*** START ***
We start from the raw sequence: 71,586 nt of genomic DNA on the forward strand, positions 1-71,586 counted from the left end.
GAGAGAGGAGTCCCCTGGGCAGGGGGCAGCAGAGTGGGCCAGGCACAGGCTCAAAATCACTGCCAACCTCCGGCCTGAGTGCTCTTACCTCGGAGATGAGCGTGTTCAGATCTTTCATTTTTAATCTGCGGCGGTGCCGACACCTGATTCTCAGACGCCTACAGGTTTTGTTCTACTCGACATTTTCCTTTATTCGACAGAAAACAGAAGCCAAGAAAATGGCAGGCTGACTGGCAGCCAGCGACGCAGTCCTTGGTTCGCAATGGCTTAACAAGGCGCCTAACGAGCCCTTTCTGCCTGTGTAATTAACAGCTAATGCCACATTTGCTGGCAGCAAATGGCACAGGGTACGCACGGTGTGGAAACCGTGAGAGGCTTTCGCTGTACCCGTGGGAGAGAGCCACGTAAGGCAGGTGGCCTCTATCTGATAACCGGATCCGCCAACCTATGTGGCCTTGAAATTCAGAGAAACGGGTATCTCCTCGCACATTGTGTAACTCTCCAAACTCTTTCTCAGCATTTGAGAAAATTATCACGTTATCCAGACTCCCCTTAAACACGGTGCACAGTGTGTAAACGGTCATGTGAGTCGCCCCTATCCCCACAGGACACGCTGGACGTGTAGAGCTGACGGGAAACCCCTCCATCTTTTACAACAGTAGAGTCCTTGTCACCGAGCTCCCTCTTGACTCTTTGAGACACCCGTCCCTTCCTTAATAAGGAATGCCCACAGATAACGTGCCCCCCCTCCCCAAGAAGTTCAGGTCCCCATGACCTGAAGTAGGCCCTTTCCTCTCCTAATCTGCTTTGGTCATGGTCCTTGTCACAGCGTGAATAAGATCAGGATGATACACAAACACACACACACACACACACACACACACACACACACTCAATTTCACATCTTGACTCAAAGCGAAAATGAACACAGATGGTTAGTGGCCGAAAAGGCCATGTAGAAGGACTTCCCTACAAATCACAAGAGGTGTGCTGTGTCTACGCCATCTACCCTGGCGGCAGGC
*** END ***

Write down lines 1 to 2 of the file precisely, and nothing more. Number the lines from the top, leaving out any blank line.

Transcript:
We start from the raw sequence: 71,586 nt of genomic DNA on the forward strand, positions 1-71,586 counted from the left end.
GAGAGAGGAGTCCCCTGGGCAGGGGGCAGCAGAGTGGGCCAGGCACAGGCTCAAAATCACTGCCAACCTCCGGCCTGAGTGCTCTTACCTCGGAGATGAGCGTGTTCAGATCTTTCATTTTTAATCTGCGGCGGTGCCGACACCTGATTCTCAGACGCCTACAGGTTTTGTTCTACTCGACATTTTCCTTTATTCGACAGAAAACAGAAGCCAAGAAAATGGCAGGCTGACTGGCAGCCAGCGACGCAGTCCTTGGTTCGCAATGGCTTAACAAGGCGCCTAACGAGCCCTTTCTGCCTGTGTAATTAACAGCTAATGCCACATTTGCTGGCAGCAAATGGCACAGGGTACGCACGGTGTGGAAACCGTGAGAGGCTTTCGCTGTACCCGTGGGAGAGAGCCACGTAAGGCAGGTGGCCTCTATCTGATAACCGGATCCGCCAACCTATGTGGCCTTGAAATTCAGAGAAACGGGTATCTCCTCGCACATTGTGTAACTCTCCAAACTCTTTCTCAGCATTTGAGAAAATTATCACGTTATCCAGACTCCCCTTAAACACGGTGCACAGTGTGTAAACGGTCATGTGAGTCGCCCCTATCCCCACAGGACACGCTGGACGTGTAGAGCTGACGGGAAACCCCTCCATCTTTTACAACAGTAGAGTCCTTGTCACCGAGCTCCCTCTTGACTCTTTGAGACACCCGTCCCTTCCTTAATAAGGAATGCCCACAGATAACGTGCCCCCCCTCCCCAAGAAGTTCAGGTCCCCATGACCTGAAGTAGGCCCTTTCCTCTCCTAATCTGCTTTGGTCATGGTCCTTGTCACAGCGTGAATAAGATCAGGATGATACACAAACACACACACACACACACACACACACACACACACACTCAATTTCACATCTTGACTCAAAGCGAAAATGAACACAGATGGTTAGTGGCCGAAAAGGCCATGTAGAAGGACTTCCCTACAAATCACAAGAGGTGTGCTGTGTCTACGCCATCTACCCTGGCGGCAGGC